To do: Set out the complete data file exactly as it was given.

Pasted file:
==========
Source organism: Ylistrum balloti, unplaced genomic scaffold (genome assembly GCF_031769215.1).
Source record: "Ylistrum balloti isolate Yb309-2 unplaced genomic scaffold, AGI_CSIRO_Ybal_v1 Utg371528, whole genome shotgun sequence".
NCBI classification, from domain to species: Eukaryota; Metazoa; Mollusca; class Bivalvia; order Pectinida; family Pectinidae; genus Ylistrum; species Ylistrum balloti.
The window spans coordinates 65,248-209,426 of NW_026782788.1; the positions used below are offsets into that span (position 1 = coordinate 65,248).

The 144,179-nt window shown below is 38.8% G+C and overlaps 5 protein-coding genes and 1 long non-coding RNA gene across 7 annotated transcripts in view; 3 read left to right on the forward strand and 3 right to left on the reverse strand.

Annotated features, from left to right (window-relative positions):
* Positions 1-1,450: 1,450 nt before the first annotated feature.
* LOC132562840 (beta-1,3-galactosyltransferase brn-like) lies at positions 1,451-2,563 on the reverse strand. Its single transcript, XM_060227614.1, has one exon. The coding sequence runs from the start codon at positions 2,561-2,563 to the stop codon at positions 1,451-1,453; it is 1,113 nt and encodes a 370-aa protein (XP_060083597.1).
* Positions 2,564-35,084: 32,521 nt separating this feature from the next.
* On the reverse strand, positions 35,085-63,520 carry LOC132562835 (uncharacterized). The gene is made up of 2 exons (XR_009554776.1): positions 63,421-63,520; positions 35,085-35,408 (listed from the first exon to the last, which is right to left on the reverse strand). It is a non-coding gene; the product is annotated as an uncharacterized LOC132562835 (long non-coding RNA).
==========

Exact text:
Source organism: Ylistrum balloti, unplaced genomic scaffold (genome assembly GCF_031769215.1).
Source record: "Ylistrum balloti isolate Yb309-2 unplaced genomic scaffold, AGI_CSIRO_Ybal_v1 Utg371528, whole genome shotgun sequence".
NCBI classification, from domain to species: Eukaryota; Metazoa; Mollusca; class Bivalvia; order Pectinida; family Pectinidae; genus Ylistrum; species Ylistrum balloti.
The window spans coordinates 65,248-209,426 of NW_026782788.1; the positions used below are offsets into that span (position 1 = coordinate 65,248).

The 144,179-nt window shown below is 38.8% G+C and overlaps 5 protein-coding genes and 1 long non-coding RNA gene across 7 annotated transcripts in view; 3 read left to right on the forward strand and 3 right to left on the reverse strand.

Annotated features, from left to right (window-relative positions):
* Positions 1-1,450: 1,450 nt before the first annotated feature.
* LOC132562840 (beta-1,3-galactosyltransferase brn-like) lies at positions 1,451-2,563 on the reverse strand. Its single transcript, XM_060227614.1, has one exon. The coding sequence runs from the start codon at positions 2,561-2,563 to the stop codon at positions 1,451-1,453; it is 1,113 nt and encodes a 370-aa protein (XP_060083597.1).
* Positions 2,564-35,084: 32,521 nt separating this feature from the next.
* On the reverse strand, positions 35,085-63,520 carry LOC132562835 (uncharacterized). The gene is made up of 2 exons (XR_009554776.1): positions 63,421-63,520; positions 35,085-35,408 (listed from the first exon to the last, which is right to left on the reverse strand). It is a non-coding gene; the product is annotated as an uncharacterized LOC132562835 (long non-coding RNA).